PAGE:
Café Reconcile serves food and new beginnings for community members

Caf%C3%A9+Reconcile+employees+talk+right+before+closing+time+on+Sept.+13th.+Caf%C3%A9+Reconcile+has+many+programs+for+underprivileged+youth+in+New+Orleans.+Photo+credit%3A+Cristian+Orellana
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Café Reconcile serves food and new beginnings for community members

Café Reconcile employees talk right before closing time on Sept. 13th. Café Reconcile has many programs for underprivileged youth in New Orleans. Photo credit: Cristian Orellana

Café Reconcile employees talk right before closing time on Sept. 13th. Café Reconcile has many programs for underprivileged youth in New Orleans. Photo credit: Cristian Orellana

Café Reconcile employees talk right before closing time on Sept. 13th. Café Reconcile has many programs for underprivileged youth in New Orleans. Photo credit: Cristian Orellana

Café Reconcile employees talk right before closing time on Sept. 13th. Café Reconcile has many programs for underprivileged youth in New Orleans. Photo credit: Cristian Orellana

Rosha'E Gibson

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New Orleans is host to a variety of special places to eat, but none bring more to the table or have more on their plate than Café Reconcile.

At face value, the restaurant may appear to be like any other, but behind the scenes, they have taken bigger steps and are serving the community in more ways than one.

The café also works as a non-profit, workforce organization that trains young adults between the ages of 16-24 in the culinary arts and furthers their development of personal and professional growth.

The programs accepts anyone from student interns to people with rough backgrounds and shortcomings.

Chef Eugene Temple Jr. has been working at the café for six years and has made it a mission to serve his community, especially the struggling youth.

“I love to cook, but I love young people even more. So my whole objective is to see them blossom into what they’re supposed to be here doing,” Temple said. “It’s like my ministry.”

Temple said he sees students come in with several issues and end up blossoming by the conclusion of the program.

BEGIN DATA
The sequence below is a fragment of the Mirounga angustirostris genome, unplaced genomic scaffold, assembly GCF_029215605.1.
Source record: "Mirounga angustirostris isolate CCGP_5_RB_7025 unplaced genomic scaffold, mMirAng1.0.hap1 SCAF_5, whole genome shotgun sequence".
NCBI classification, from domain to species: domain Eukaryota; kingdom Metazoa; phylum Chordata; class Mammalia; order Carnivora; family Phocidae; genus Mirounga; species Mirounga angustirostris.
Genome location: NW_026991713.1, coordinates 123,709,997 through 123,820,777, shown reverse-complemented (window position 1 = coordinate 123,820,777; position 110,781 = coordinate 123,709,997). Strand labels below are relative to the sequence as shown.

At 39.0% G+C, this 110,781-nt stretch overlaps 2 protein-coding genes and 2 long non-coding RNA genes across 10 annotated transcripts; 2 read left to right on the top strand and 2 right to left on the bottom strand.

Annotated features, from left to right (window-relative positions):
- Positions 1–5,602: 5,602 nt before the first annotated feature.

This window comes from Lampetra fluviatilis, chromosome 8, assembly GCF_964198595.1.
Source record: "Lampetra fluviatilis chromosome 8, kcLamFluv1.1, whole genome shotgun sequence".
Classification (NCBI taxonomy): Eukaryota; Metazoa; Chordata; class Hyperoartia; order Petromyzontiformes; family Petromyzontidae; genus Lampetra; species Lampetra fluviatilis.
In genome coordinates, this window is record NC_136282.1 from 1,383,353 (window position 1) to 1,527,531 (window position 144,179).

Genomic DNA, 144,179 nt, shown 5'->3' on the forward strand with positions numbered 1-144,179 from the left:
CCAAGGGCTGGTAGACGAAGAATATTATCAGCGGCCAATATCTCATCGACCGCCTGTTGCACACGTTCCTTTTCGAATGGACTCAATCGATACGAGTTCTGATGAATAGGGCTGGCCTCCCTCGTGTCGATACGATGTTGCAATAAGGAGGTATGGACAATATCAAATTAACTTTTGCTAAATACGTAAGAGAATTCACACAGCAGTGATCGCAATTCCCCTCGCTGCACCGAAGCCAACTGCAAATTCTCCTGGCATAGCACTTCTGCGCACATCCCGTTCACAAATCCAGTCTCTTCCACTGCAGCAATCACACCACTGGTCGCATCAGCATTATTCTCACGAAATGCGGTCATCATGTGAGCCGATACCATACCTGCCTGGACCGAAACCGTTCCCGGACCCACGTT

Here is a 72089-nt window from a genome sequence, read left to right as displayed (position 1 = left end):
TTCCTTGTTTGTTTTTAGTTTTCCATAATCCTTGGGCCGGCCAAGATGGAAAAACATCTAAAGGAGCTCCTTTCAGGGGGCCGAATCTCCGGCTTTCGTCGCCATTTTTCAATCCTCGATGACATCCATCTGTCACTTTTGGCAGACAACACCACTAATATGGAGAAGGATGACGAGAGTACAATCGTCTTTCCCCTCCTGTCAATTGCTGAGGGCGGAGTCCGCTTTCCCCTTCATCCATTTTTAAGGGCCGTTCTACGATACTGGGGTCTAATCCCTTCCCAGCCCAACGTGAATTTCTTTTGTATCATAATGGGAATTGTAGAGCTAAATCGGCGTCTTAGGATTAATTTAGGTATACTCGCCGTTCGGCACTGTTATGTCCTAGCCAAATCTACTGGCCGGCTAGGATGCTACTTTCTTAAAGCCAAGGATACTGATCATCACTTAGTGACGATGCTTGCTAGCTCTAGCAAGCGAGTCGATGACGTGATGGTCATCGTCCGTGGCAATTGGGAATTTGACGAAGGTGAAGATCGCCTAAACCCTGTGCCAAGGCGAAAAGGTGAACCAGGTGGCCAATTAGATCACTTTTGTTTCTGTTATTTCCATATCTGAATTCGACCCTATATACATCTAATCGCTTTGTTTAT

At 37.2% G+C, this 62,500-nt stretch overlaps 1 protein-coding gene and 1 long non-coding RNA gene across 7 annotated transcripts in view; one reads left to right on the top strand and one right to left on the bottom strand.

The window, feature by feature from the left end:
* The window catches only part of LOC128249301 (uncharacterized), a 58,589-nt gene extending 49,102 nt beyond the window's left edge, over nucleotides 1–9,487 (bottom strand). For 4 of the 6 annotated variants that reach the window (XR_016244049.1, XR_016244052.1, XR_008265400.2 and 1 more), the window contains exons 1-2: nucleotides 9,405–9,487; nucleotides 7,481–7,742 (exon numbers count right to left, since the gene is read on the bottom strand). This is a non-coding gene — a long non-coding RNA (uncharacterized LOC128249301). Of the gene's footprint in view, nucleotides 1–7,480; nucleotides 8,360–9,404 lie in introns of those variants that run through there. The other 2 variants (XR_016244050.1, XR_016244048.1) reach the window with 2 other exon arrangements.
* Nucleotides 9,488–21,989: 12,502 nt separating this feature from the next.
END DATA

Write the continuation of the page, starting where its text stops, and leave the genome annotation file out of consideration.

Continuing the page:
“We are named Reconcile, so it speaks about another opportunity,” Temple said.

“Sometimes at that age, young people don’t know exactly what they want to do or they’re confused.”

“Our door is always open to help those young people that hit road blocks, so they can exercise their skills to move on in life.”

Employee and former graduate of the program, Michael Jones, was presented an opportunity and has no regrets about the decision.

“Café Reconcile was brought to me as a culinary school,” Jones said. “About five years ago, I was here and there at (other) restaurants just trying to keep a steady job.”

“Unknowingly, I would fall into the interest of cooking. So when I got word of Café’ Reconcile being a culinary school, I figured I would go there and build on my culinary experience.”

Jones felt that he has learned so much from the restaurant, both as a student and employee.

“I could write a book on that, I could seriously write a book on that,” Jones said. “I definitely gained tons of culinary experience through Reconcile and through Reconcile’s path that they’ve put me on.”

Jones then shared what he found to be the most important aspect of the program.

“Family,” Jones said. “When you come through Reconcile’s doors, you’re greeted with a smile, you’re greeted with a ‘hello,’ regardless of if it’s our very back door or our front door.”

Employee Steven Whitten was told about the program through his mother who he was living with after he graduated in 2007.

“I was like every other student who was in the program,” Whitten said.

“Being hard headed, I didn’t want to go through the program, trying to find a way out.”

Whitten then began to grow a love for the program as time went on.

“They started letting me cook and teaching me how to do different trainings.”

Whitten gave praise to his mother for recommending the program to him and says it has saved his life in the long haul.

“Probably if I wasn’t in the program, I probably would be in jail or something else worse could have happened to me,” Whitten said.

Whitten said that he takes all the things he has learned from the program and continues to apply them to daily life, something that he feels should be consistent for all who have been involved with the program.

“I’m still the same person when I walk out of the building,” Whitten said.

“I’m still humble and I’m still trying to help people outside the building, especially the youth. I try to pull them in and bring them to the program to help them make better decisions with their life.”

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A customer walks into Café Reconcile on Sept. 13th. Café Reconcile has many programs for underprivileged youth in New Orleans. Photo credit: Cristian Orellana

 

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